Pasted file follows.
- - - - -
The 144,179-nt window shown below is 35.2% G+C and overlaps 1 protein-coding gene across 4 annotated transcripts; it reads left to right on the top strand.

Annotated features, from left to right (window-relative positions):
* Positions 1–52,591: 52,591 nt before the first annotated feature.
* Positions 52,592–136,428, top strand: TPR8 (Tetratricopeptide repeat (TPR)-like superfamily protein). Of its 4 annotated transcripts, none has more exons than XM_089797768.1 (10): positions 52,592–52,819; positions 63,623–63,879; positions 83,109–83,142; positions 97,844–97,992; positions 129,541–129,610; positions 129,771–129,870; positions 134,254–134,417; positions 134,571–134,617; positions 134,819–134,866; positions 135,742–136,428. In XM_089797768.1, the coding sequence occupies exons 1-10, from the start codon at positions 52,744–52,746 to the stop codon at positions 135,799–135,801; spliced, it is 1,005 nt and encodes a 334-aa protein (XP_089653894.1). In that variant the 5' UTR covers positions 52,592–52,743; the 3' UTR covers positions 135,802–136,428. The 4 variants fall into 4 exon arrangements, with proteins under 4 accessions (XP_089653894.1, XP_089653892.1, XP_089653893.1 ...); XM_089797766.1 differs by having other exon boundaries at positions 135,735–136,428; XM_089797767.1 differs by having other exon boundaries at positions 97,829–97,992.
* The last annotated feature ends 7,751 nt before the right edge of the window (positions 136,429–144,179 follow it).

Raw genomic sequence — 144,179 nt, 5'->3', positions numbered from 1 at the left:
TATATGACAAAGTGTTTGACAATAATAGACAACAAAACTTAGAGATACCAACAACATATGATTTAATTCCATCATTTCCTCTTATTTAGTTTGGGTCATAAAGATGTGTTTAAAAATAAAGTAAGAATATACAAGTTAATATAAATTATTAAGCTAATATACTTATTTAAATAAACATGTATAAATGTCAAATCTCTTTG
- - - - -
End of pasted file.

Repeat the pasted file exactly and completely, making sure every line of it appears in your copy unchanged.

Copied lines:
The 144,179-nt window shown below is 35.2% G+C and overlaps 1 protein-coding gene across 4 annotated transcripts; it reads left to right on the top strand.

Annotated features, from left to right (window-relative positions):
* Positions 1–52,591: 52,591 nt before the first annotated feature.
* Positions 52,592–136,428, top strand: TPR8 (Tetratricopeptide repeat (TPR)-like superfamily protein). Of its 4 annotated transcripts, none has more exons than XM_089797768.1 (10): positions 52,592–52,819; positions 63,623–63,879; positions 83,109–83,142; positions 97,844–97,992; positions 129,541–129,610; positions 129,771–129,870; positions 134,254–134,417; positions 134,571–134,617; positions 134,819–134,866; positions 135,742–136,428. In XM_089797768.1, the coding sequence occupies exons 1-10, from the start codon at positions 52,744–52,746 to the stop codon at positions 135,799–135,801; spliced, it is 1,005 nt and encodes a 334-aa protein (XP_089653894.1). In that variant the 5' UTR covers positions 52,592–52,743; the 3' UTR covers positions 135,802–136,428. The 4 variants fall into 4 exon arrangements, with proteins under 4 accessions (XP_089653894.1, XP_089653892.1, XP_089653893.1 ...); XM_089797766.1 differs by having other exon boundaries at positions 135,735–136,428; XM_089797767.1 differs by having other exon boundaries at positions 97,829–97,992.
* The last annotated feature ends 7,751 nt before the right edge of the window (positions 136,429–144,179 follow it).

Raw genomic sequence — 144,179 nt, 5'->3', positions numbered from 1 at the left:
TATATGACAAAGTGTTTGACAATAATAGACAACAAAACTTAGAGATACCAACAACATATGATTTAATTCCATCATTTCCTCTTATTTAGTTTGGGTCATAAAGATGTGTTTAAAAATAAAGTAAGAATATACAAGTTAATATAAATTATTAAGCTAATATACTTATTTAAATAAACATGTATAAATGTCAAATCTCTTTG